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    • Frequently Asked Questions About Celiac Disease   09/30/2015

      This FAQ on celiac disease will guide you to all of the basic information you will need to know about the disease, its diagnosis, testing methods, a gluten-free diet, etc.   Subscribe to FREE email alerts What are the major symptoms of celiac disease? Celiac Disease Symptoms What testing is available for celiac disease? - list blood tests, endo with biopsy, genetic test and enterolab (not diagnostic) Celiac Disease Screening Interpretation of Celiac Disease Blood Test Results Can I be tested even though I am eating gluten free? How long must gluten be taken for the serological tests to be meaningful? The Gluten-Free Diet 101 - A Beginner's Guide to Going Gluten-Free Is celiac inherited? Should my children be tested? Ten Facts About Celiac Disease Genetic Testing Is there a link between celiac and other autoimmune diseases? Celiac Disease Research: Associated Diseases and Disorders Is there a list of gluten foods to avoid? Unsafe Gluten-Free Food List (Unsafe Ingredients) Is there a list of gluten free foods? Safe Gluten-Free Food List (Safe Ingredients) Gluten-Free Alcoholic Beverages Distilled Spirits (Grain Alcohols) and Vinegar: Are they Gluten-Free? Where does gluten hide? Additional Things to Beware of to Maintain a 100% Gluten-Free Diet Free recipes: Gluten-Free Recipes Where can I buy gluten-free stuff? Support this site by shopping at The Store. For Additional Information: Subscribe to: Journal of Gluten Sensitivity

Jo Ann

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  1. This is a little late, but maybe will help someone. I've used this recipe for Christmas and plain sugar cookies for years, and the whole family likes them celiac disease or not. GLUTEN FREE SUGAR COOKIES 1
  2. Does anyone have a recipe for a low sugar, gluten-free, dairy free white frosting? Trying to accommodate the needs of several family members. We use Agave, but they are little help in providing recipes. Haven't had any experience with artificial sweetners, but maybe a mix would work. If anyone has found a recipe, I'd appreciate your help, because I don't even know where to start. Jo Ann
  3. Our favorite pancake/waffle recipe is found at Pancakes. This is easy to make. We are dairy free so use non-dairy milk soured with lemon juice and use 1 Tbls sugar in place of sugar substitute. For waffles, we use less liquid, use your own judgment. Any extras we warm in the microwave (pancakes) or toaster (waffles) for a quick breakfast or lunch. Jo Ann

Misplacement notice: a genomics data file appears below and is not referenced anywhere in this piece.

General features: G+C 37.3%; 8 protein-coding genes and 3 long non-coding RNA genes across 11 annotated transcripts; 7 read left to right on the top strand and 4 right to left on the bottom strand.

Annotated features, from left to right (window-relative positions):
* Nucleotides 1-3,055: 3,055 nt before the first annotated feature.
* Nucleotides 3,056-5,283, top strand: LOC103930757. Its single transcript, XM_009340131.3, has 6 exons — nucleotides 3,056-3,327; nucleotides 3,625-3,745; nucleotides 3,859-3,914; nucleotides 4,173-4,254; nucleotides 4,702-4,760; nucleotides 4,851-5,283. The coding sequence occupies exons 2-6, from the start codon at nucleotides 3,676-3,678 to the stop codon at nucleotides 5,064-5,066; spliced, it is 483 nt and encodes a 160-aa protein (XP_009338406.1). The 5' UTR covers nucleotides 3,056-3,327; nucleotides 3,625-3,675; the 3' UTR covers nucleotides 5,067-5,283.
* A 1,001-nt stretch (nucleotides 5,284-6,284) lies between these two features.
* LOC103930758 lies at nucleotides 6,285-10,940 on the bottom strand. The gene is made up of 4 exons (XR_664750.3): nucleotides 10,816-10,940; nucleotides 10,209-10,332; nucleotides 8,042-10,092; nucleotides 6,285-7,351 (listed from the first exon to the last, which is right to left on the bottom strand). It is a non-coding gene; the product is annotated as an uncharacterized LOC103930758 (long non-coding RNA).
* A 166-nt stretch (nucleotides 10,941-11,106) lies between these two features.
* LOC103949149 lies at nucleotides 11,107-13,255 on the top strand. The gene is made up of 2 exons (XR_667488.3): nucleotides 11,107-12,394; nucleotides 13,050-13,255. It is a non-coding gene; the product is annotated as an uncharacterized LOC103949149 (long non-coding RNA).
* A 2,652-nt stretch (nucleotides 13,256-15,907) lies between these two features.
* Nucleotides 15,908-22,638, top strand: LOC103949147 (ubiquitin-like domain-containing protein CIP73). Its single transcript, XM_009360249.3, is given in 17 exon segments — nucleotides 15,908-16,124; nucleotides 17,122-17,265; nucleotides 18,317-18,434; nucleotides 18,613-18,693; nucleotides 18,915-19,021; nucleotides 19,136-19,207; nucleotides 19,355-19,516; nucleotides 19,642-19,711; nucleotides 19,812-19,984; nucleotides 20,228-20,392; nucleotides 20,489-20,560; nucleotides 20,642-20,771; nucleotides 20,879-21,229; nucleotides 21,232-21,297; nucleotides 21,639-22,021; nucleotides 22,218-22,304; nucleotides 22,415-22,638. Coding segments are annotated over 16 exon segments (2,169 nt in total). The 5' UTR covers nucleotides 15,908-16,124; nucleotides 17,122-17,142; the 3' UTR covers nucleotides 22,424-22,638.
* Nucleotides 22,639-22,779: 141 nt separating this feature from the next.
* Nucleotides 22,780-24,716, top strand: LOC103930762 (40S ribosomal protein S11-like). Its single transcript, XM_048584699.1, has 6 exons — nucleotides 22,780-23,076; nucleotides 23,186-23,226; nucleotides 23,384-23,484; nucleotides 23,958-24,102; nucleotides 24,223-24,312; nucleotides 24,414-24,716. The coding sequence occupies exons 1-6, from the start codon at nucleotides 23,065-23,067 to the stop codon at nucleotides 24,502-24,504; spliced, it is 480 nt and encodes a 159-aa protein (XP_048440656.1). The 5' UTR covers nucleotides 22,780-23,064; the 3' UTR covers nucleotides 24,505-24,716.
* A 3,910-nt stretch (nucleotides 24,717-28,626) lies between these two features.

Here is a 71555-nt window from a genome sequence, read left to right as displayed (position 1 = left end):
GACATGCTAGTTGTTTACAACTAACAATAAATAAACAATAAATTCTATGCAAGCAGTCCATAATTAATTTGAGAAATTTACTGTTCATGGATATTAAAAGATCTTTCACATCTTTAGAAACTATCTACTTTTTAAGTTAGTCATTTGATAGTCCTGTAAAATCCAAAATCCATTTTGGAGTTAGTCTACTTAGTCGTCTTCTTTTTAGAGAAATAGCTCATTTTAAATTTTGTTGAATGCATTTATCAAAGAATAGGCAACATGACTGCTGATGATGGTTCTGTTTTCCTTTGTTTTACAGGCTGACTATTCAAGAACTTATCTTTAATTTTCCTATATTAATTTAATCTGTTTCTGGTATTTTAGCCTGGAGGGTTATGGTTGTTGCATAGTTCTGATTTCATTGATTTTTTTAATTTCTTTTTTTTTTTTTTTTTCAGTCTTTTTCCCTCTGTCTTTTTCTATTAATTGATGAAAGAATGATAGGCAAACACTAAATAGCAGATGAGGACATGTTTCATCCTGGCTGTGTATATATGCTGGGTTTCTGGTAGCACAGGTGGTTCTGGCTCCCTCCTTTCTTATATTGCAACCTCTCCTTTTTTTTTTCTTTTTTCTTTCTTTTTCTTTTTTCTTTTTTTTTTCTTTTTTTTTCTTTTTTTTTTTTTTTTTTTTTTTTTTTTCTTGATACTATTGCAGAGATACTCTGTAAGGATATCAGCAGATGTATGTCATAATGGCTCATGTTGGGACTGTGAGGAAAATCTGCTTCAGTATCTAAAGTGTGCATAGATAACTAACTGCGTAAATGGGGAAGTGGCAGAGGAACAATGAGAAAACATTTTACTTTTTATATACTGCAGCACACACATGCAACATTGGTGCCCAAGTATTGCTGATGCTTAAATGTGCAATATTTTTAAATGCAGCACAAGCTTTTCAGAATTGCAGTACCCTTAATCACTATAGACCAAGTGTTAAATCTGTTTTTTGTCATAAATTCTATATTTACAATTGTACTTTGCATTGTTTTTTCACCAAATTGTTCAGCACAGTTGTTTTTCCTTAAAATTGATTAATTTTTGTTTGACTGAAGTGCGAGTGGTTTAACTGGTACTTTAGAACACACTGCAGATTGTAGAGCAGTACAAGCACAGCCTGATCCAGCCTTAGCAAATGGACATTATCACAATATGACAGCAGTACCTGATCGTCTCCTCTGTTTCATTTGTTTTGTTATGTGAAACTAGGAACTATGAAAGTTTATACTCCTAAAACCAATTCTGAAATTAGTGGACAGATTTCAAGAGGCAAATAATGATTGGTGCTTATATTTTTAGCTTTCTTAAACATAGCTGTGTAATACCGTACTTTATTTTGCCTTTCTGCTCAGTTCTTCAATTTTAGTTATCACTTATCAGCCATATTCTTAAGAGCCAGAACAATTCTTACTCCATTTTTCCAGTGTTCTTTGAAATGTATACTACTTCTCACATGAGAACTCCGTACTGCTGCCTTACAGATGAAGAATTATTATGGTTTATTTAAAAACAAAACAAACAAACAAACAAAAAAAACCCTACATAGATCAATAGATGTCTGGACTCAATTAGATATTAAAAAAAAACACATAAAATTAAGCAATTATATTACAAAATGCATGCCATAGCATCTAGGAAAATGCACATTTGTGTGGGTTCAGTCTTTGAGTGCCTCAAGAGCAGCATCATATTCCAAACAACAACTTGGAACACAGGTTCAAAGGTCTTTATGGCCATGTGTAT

4. Agave Netar

    The following is info we found on Agave. Thought some might be interested in it. Blue Agave Nectar Agave Nectar : Buy Blue Agave Nectar Cook'n with Agave Agave Nectar Manufacturer Glycemic Index of Sugars Agave Nectar Recipes Glycemic Testing of Agave Nectar Agave Nectar Press Release FDA Labeling Laws Wholesale Store Orders The Dangers of Artificial Sugars Not All Agaves Are Created Equal Glycemic Value of Agave compared to other sugars: SUGARS Organic Agave Nectar 27 Fructose 32 Lactose 65 Honey 83 High fructose corn syrup 89 [Pers. corres. w/Prof. Brand Miller] Sucrose 92 Glucose 137 Glucose tablets 146 Maltodextrin 150 Maltose 150 Glycemic Load of our Agave Nectar 1.6 Glycemic Index Definition- GLYCEMICINDEXDEFINED.pdf from Glycemic Load Definition- GLYCEMICLOADDEFINED.pdf from Glycemic Solutions has the highest rate of accuracy available, with specific in-real-time analytical testing methods specifically developed by Glycemic Solutions. The typical accuracy of GI testing has a variable of 80 percent. Glycemic Solutions accuracy has a variable of < 2 percent. Agave Nectar Breaking News! The Glycemic Research Institute in Washingtion DC ran extensive tests on our Agave Nectar for the past several months and have concluded that our Agave Nectar is safe for Diabetics! If you buy Agave Nectar without this seal, it may not be safe for Diabetics. Click here for the Full Report and check out the FDA Labeling Laws. Up until a few years ago, health professionals believed that if a food was composed of complex carbohydrates (starches), it must break down into sugar more slowly in your body than food composed of simple carbohydrates (sugars). Through research, we have learned more about how foods affect blood glucose levels. When you eat a slice of bread, the flour from the bread breaks down into sugar (glucose) in your body to provide you with energy. The same thing happens when you eat a piece of fruit, drink a glass of milk or eat a chocolate bar. Each of these foods contain a different kind of sugar. Fructose is a sugar in fruit, lactose is found in milk and sucrose is found in the chocolate bar. All of these sugars are broken down during digestion and provide you with energy.The speed at which a food is able to increase a person's blood glucose levels is called the glycemic response. The glycemic response is influenced by many factors. Some factors may be the amount of food you eat, how the food is processed or the way the food is prepared. For example, pasta cooked 'al dente' (firm) is absorbed more slowly than pasta that is overcooked.The glycemic index The ranking of different foods based on their glycemic response was first studied by Dr. David Jenkins and colleagues at St. Michael's Hospital (Toronto). The research team conducted several experiments looking at the speed at which different foods affect blood glucose levels and compared the numbers to a slice of white bread. White bread is given the glycemic index value of 100. Foods that have a value less than 100 are converted into sugar more slowly than white bread. Foods that have a glycemic index value greater than 100 turn into sugar more quickly than white bread.Other researchers have used glucose as the reference food, so glucose would have a value of 100. Today either glucose or white bread may be used as the reference food (if white bread = 100, then glucose = 140). Current values listed in this article should be divided by 1.4 to obtain the Glycemic Index(GI) of a food for which glucose = 100.What the researchers found surprised them. Foods such as milk and fruit tend to have a lower glycemic index value than common starchy foods such as bread, rice, potatoes and breakfast cereals. Even sugar (sucrose) had a glycemic index of 83, lower than some starchy foods. The good news is foods that were previously avoided by people with diabetes can now be added to their diet in moderation.